The search for the missing submersible vessel continued on Wednesday, led by a unified command consisting of the U.S. Coast Guard, U.S. Navy, Canadian Coast Guard, and OceanGate Expeditions from the Research Vessel Polar Prince.

The submersible, owned by the Canadian Research Vessel Polar Prince, carried a crew of five individuals whose expedition was to explore the wreckage of the Titanic, located approximately 900 nautical miles East of Cape Cod.

“We will continue to work as hard and as quickly as possible in an effort to locate them,” Frederick told reporters on Wednesday.

The search operation, described as highly complex by Frederick, involved covering a surface area twice the size of Connecticut. Underwater search efforts were conducted at a depth of around 2.5 miles.

Titanic Tourist Sub
The submersible Titan is prepared for a dive into a remote area of the Atlantic Ocean on an expedition to the Titanic on June 18, 2023. (Action Aviation via AP)

On Sunday, at 5:40 p.m. EDT, the Coast Guard was informed that the submersible was overdue. It had been launched at 8 a.m. and was scheduled to resurface at 3 p.m. However, contact with the Polar Prince was lost about one hour and 45 minutes into their dive.

On Tuesday, underwater “banging noises” were detected, prompting the deployment of remotely operated vehicles (ROVs) in the designated search areas. Unfortunately, the ROV searches did not yield any results, according to Frederick.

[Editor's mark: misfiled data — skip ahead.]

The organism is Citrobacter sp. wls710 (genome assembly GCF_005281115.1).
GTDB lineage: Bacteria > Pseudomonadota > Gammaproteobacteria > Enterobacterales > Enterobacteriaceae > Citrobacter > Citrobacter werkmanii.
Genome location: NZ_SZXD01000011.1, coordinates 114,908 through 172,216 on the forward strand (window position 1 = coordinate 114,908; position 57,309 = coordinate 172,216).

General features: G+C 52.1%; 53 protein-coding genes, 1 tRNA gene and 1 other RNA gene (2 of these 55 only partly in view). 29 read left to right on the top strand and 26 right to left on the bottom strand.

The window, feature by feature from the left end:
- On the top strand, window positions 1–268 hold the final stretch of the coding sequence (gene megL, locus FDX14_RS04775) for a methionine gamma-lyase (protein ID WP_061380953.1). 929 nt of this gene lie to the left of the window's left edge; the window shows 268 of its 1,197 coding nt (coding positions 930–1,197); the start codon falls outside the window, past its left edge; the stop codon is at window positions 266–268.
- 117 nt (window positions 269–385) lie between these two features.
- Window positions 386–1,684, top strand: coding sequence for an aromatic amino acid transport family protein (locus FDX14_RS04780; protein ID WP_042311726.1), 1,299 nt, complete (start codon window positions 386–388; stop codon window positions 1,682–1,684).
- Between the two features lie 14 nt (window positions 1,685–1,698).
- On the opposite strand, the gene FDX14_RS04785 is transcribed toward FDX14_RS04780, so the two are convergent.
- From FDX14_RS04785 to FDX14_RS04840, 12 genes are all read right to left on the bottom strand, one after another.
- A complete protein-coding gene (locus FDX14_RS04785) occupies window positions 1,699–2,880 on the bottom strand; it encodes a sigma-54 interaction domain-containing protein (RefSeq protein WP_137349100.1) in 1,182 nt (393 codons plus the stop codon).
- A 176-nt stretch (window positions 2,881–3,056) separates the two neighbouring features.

The U.S. Navy is currently analyzing the recorded sounds to guide the search plans and strategies.

“The good news, what I can tell you, we’re searching in the area where the noises were detected,” Frederick said. “We hope that when we’re able to get additional ROVs there in the morning, the intent will be to continue to search in those areas where the noises were detected … and put ROVs down in the last-known position where the noises were taking place.”

Rescue Efforts Face ‘Enormous Complexity’

As the search continues, the rescue experts are facing numerous challenges due to the constantly changing weather conditions, currents, and sea states, which are expanding the search area.